FOTA bosses give some cost cutting insight.


While the FIA claims that a new Concorde Agreement will be signed next week, some of the teams that comprise FOTA have shed light on the teams' alliance's proposals for cost cutting.

Unhappy with the FIA's proposals, the FOTA teams said they would come up with their own package as they attempt to bring spending down to 1990s levels by the end of 2011.

Talking about the new Concorde Agreement, Ferrari's Stefano Domenicali said: "I think that we are progressing. I think that we are very, very close to reaching a solution.

"As always with such a complexity," he continued, "the closer you get to the goal, the more everyone is trying to squeeze or to find different things around it but I am optimistic that before the August break everything will be sorted out."

Toro Rosso's Franz Tost (right) revealed that under FOTA's proposals from next season only three major aerodynamic upgrades would be allowed once the season is underway.

"Front wings, rear wings. They are homologated," he said. "You can bring out three new modifications, the floor as well, the monocoque, also only one crash structure. That means that FOTA has worked out quite a good programme where we are convinced that we can reduce costs."

"Teams have already reduced budgets this year by between fifteen and thirty percent," added Red Bull's Christian Horner, "and I think that there will be further significant savings through the resource restrictions that are planned to be implemented.

"We'll even be restricted on the number of people that we potentially plan to take to a race circuit next year," he added. "I think Formula One has reacted responsibly. It has moved to get its costs under control. It's positive to see three new teams entered for next year which would have been impossible, I think, without the resource restrictions that will be introduced."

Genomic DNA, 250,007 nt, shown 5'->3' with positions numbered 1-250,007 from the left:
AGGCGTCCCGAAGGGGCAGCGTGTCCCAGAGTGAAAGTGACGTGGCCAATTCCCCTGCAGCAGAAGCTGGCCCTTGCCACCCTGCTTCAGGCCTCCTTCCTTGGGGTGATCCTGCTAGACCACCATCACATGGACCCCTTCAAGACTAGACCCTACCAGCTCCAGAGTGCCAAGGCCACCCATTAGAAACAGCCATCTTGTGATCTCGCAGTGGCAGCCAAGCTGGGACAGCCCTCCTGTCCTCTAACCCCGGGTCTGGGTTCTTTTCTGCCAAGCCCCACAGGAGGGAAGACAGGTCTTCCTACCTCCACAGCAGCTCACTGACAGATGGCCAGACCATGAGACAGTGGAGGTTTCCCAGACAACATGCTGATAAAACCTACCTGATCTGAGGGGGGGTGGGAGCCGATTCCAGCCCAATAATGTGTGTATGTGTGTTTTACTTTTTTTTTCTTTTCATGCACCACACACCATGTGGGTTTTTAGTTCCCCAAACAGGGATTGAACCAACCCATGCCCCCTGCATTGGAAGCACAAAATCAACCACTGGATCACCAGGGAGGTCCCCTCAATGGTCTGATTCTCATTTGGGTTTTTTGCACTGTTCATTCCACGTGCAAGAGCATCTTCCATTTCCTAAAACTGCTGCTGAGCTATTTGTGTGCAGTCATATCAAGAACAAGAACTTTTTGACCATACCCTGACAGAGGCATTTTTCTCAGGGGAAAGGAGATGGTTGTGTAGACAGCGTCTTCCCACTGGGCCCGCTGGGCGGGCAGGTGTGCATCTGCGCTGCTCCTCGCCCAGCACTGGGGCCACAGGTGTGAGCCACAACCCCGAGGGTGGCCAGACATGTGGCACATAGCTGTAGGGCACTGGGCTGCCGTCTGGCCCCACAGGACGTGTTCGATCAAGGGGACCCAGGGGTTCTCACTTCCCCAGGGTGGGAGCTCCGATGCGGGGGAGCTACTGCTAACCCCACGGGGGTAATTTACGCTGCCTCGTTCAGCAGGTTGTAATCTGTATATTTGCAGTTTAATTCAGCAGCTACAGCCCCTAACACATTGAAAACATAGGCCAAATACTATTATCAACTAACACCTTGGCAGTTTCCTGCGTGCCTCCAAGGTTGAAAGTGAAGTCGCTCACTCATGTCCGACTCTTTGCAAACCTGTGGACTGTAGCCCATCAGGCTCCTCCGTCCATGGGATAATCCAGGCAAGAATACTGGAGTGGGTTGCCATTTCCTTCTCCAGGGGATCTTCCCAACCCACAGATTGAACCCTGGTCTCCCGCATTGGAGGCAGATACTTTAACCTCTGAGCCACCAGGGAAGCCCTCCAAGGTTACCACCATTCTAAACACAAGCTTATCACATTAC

Asked if the plans will mean further lay-offs, Domenicali was eager to stress that at this stage the reduction in personnel applied to those attending the races.

"We are working on a situation in order to reduce the number of people at races," he said. "All the other things are related to something that we will exploit internally because everyone has their own organisation, so we cannot say that everyone is doing the same thing as the others. But for sure what we are aiming at now is to look at the number of people that attend races."

However, as far as engines are concerned there is still a certain amount of uncertainty. While the rules permit 8 engines this season, it is understood that this will be reduced to 5 in 2010.

"The closer that you get to signatures on a document that also has to incorporate sporting and technical regulations from the baseline, and for sure this is not a point that is 100 percent clear," admitted Norbert Haug. "This is the current situation. I think this is one of the most important points that we need to clear up."

"The engine is a very special issue," he continued. "If you look back two years, an engine lease was four times as much money as it will be next year, and I think that's quite remarkable. FOTA worked on that. I stress, this is a FOTA idea and of course you need to be in a position to produce these engines, so I think that's a really perfect fix and something that is a very special price. I don't think that three years ago anybody could have imagined that this would have happened. In our case, we will spend thirty percent less money as Mercedes Benz than we did last year and this is just the beginning. I'm sure we can improve much more and these resource restrictions are really the way to go and we are very restrictive.

"These guys put a lot of work into that, much, much more than I did. Martin Whitmarsh, for example, worked flat out and there was a great atmosphere and I think this is the new style of Formula One. You are competitors on the race track but you work together next to the race track and this is really happening, and I think this is a very, very positive development.

"I think FOTA will improve further and be open, help the media to get the job done and so on and so on and this is not singing a song, this is what we want to do, step by step, what we want to develop, because some things can just be improved and we need to make sure that the spectators like our sport even more, so more interesting races, and so on and so on and there are quite a few ideas and a very constructive co-operation between the teams."

With in-season testing banned this season, the FOTA teams are looking ahead to next year: "I think that the testing for next year is being worked on at the moment within the sporting working group," said Horner, "and it will be 15 days of common testing between the teams prior to the season and obviously we then have the three young driver days."

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Published: 25/07/2009
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